5. why use the nationwide index at all? is it because there aren't enough auction transactions to show a clear peak in late summer 2007? I would be wary of concluding that auctions show 40% falls. Matthew oakeshott, one of the lib-dem's treasury team, did some research into aucction prices that suggested they'd fallen 23% off peak by september (http://www.libdems.org.uk/home/price-of-houses-sold-at-auction-drops-by-nearly-a-quarter-oakeshott-466800;show), based on a range of auction houses. Your figs are only for allsop, so could be skewed by a surge in the number of repossessed new build flats in northern cities. I think around 30% is a fairer estimate at the moment. It's interesting that the allsops figures are showing the market has stopped falling. Wonder if this will carry on into the new year or prices fall further as the supply of cash buyers dries up and more repossessions come up for sale.
  6. Is the 40% fall from peak relative to peak auction prices in 2007 or peak Nationwide house prices in 2007?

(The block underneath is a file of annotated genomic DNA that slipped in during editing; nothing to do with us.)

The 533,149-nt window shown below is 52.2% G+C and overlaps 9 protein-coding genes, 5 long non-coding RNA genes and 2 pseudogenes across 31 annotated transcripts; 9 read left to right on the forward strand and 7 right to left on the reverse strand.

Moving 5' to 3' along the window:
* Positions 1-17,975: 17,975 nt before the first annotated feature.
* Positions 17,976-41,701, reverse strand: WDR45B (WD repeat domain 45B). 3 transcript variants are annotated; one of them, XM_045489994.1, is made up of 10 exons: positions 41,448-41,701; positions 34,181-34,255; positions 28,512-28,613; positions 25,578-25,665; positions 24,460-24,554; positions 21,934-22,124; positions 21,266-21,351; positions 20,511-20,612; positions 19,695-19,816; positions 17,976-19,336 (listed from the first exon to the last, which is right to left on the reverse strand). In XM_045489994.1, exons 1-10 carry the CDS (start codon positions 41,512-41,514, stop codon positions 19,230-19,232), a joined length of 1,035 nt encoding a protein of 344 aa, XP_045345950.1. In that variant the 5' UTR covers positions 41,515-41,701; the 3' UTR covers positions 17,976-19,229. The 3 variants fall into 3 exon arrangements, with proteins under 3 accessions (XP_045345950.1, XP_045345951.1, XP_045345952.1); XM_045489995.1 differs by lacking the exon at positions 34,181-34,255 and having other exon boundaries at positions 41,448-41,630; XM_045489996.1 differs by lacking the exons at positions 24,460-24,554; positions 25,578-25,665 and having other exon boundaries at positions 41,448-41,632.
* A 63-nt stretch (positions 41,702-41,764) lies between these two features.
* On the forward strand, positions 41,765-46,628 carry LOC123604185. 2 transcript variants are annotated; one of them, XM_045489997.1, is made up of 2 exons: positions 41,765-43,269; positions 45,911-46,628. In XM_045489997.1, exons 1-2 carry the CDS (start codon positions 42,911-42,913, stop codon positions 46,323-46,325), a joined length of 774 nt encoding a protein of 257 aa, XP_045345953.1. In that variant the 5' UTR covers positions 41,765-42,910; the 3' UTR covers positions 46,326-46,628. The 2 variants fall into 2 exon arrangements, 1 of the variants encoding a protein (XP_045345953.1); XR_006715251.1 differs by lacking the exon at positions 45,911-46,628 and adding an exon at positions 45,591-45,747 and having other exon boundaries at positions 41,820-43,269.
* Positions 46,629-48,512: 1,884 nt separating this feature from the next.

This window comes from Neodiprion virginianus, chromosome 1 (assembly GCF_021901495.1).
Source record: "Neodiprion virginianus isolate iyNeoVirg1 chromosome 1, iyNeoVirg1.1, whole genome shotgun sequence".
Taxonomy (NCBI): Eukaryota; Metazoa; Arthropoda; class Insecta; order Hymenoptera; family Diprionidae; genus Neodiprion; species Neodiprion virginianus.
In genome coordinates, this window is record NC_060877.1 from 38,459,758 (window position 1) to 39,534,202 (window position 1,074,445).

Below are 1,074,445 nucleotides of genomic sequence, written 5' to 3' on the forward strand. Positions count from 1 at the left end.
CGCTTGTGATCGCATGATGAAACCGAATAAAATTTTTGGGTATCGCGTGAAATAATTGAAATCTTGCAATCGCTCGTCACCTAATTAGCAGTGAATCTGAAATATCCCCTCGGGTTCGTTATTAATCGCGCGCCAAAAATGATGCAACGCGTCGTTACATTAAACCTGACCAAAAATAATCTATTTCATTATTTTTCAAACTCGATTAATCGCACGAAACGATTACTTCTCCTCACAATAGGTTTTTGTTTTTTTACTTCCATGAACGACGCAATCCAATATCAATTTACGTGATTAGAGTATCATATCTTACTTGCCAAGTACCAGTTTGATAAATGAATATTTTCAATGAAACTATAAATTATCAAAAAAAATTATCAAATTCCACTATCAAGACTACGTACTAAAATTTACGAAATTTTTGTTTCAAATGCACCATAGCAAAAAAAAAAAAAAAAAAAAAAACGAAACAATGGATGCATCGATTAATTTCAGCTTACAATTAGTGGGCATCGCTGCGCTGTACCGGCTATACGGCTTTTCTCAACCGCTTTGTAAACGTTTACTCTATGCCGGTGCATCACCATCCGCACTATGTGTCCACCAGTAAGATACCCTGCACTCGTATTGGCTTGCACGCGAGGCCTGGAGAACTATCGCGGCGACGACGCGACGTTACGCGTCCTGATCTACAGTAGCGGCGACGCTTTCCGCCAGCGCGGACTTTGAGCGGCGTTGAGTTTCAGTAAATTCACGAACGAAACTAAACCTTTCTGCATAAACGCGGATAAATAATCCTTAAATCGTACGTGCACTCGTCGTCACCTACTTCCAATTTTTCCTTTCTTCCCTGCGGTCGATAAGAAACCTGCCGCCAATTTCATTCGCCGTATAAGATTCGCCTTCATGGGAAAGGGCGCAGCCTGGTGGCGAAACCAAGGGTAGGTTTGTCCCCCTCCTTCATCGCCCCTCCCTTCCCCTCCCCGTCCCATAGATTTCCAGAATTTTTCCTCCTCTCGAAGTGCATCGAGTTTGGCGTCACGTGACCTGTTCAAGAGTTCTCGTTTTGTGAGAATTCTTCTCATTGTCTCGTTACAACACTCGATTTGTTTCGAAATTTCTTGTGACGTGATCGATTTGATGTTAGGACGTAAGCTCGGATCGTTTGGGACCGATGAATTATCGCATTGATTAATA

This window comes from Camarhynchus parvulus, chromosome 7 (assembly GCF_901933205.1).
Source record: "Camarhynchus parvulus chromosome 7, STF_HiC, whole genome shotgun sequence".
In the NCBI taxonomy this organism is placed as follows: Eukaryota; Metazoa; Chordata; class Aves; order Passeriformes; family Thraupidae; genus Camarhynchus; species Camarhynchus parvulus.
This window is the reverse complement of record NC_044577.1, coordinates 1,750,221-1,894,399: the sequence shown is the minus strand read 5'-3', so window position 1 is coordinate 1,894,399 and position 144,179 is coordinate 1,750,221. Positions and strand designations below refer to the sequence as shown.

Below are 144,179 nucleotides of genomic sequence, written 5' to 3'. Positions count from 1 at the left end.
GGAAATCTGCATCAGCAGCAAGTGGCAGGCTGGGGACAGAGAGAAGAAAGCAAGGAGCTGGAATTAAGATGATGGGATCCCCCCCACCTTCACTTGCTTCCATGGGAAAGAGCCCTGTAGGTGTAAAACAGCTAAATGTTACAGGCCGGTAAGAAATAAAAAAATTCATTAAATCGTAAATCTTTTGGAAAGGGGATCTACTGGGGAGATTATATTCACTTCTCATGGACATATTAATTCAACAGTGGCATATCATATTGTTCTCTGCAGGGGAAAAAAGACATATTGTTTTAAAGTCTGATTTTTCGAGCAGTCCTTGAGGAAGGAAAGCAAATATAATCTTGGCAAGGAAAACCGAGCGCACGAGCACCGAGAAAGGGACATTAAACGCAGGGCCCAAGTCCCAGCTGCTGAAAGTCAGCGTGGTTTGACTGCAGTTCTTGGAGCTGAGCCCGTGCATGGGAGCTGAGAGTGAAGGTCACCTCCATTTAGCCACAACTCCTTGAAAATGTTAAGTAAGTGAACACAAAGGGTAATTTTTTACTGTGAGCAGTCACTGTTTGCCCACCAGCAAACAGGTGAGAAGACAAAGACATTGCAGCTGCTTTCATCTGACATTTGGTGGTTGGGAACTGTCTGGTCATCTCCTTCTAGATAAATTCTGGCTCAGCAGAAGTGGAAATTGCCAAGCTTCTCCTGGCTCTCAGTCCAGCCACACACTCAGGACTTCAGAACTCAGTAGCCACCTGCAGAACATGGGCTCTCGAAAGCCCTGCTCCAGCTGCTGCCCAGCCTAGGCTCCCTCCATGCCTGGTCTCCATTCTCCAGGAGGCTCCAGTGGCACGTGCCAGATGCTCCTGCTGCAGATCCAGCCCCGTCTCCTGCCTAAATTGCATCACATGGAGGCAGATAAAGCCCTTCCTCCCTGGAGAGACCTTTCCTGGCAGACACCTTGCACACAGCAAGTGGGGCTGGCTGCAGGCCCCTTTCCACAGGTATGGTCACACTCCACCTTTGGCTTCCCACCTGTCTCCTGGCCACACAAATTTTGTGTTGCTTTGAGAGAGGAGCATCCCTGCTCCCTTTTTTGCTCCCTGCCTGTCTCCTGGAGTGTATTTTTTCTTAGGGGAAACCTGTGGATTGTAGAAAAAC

7. I think it all depends on the vendor's situation, which is often difficult to know.
  8. Question for HonestEA, if you're out there, or any other knowledgeable estate agent. The recent RICS report said that stock levels are now down substantially relative to the high of summer 2008 and that enquiries from new buyers are up a little. If this trend continues, prices could stabilize. However, if a lot of new instructions come onto the market in the new year, we could have a repeat of 2008: supply surging way in excess of demand, followed by price falls throughout the year as the supply slowly falls. So my question is: what normally happens to supply at the start of an average year? I know that new instructions rose dramatically in early 2008, but can we expect that to happen in 2009? Is it always the case that stock is refreshed at the start of the year and the number of instructions rises, or is every year completely different? thanks in advance.